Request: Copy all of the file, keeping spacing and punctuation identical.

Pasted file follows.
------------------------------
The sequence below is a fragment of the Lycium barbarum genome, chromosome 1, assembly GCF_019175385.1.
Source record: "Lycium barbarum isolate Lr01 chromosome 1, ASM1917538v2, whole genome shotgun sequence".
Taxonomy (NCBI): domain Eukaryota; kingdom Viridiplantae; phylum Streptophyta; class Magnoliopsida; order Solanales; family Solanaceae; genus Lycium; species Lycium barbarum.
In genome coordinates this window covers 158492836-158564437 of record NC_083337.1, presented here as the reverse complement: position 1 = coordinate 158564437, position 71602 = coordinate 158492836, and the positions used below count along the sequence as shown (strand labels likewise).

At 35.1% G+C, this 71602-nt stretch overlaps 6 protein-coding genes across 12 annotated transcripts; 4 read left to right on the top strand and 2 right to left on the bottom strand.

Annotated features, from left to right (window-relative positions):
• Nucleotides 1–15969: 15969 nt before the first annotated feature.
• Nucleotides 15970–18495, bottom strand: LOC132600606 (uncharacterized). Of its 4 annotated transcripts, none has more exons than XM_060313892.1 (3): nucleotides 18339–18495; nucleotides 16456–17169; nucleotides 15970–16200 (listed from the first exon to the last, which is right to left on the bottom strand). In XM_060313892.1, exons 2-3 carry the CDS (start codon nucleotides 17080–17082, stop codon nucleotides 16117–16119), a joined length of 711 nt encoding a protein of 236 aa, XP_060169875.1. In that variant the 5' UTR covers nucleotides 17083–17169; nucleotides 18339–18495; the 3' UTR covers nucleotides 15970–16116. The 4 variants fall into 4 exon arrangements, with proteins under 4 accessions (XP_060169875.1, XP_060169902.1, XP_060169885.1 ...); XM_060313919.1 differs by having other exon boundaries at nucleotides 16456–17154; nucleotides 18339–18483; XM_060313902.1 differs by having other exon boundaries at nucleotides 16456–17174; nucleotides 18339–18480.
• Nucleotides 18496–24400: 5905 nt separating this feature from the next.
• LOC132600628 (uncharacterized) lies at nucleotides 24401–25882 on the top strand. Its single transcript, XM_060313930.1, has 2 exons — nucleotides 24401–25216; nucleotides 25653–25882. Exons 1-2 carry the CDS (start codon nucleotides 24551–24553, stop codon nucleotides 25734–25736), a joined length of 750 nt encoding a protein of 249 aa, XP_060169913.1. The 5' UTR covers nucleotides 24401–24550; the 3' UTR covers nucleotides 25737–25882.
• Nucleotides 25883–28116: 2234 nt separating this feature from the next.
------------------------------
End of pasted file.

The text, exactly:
The sequence below is a fragment of the Lycium barbarum genome, chromosome 1, assembly GCF_019175385.1.
Source record: "Lycium barbarum isolate Lr01 chromosome 1, ASM1917538v2, whole genome shotgun sequence".
Taxonomy (NCBI): domain Eukaryota; kingdom Viridiplantae; phylum Streptophyta; class Magnoliopsida; order Solanales; family Solanaceae; genus Lycium; species Lycium barbarum.
In genome coordinates this window covers 158492836-158564437 of record NC_083337.1, presented here as the reverse complement: position 1 = coordinate 158564437, position 71602 = coordinate 158492836, and the positions used below count along the sequence as shown (strand labels likewise).

At 35.1% G+C, this 71602-nt stretch overlaps 6 protein-coding genes across 12 annotated transcripts; 4 read left to right on the top strand and 2 right to left on the bottom strand.

Annotated features, from left to right (window-relative positions):
• Nucleotides 1–15969: 15969 nt before the first annotated feature.
• Nucleotides 15970–18495, bottom strand: LOC132600606 (uncharacterized). Of its 4 annotated transcripts, none has more exons than XM_060313892.1 (3): nucleotides 18339–18495; nucleotides 16456–17169; nucleotides 15970–16200 (listed from the first exon to the last, which is right to left on the bottom strand). In XM_060313892.1, exons 2-3 carry the CDS (start codon nucleotides 17080–17082, stop codon nucleotides 16117–16119), a joined length of 711 nt encoding a protein of 236 aa, XP_060169875.1. In that variant the 5' UTR covers nucleotides 17083–17169; nucleotides 18339–18495; the 3' UTR covers nucleotides 15970–16116. The 4 variants fall into 4 exon arrangements, with proteins under 4 accessions (XP_060169875.1, XP_060169902.1, XP_060169885.1 ...); XM_060313919.1 differs by having other exon boundaries at nucleotides 16456–17154; nucleotides 18339–18483; XM_060313902.1 differs by having other exon boundaries at nucleotides 16456–17174; nucleotides 18339–18480.
• Nucleotides 18496–24400: 5905 nt separating this feature from the next.
• LOC132600628 (uncharacterized) lies at nucleotides 24401–25882 on the top strand. Its single transcript, XM_060313930.1, has 2 exons — nucleotides 24401–25216; nucleotides 25653–25882. Exons 1-2 carry the CDS (start codon nucleotides 24551–24553, stop codon nucleotides 25734–25736), a joined length of 750 nt encoding a protein of 249 aa, XP_060169913.1. The 5' UTR covers nucleotides 24401–24550; the 3' UTR covers nucleotides 25737–25882.
• Nucleotides 25883–28116: 2234 nt separating this feature from the next.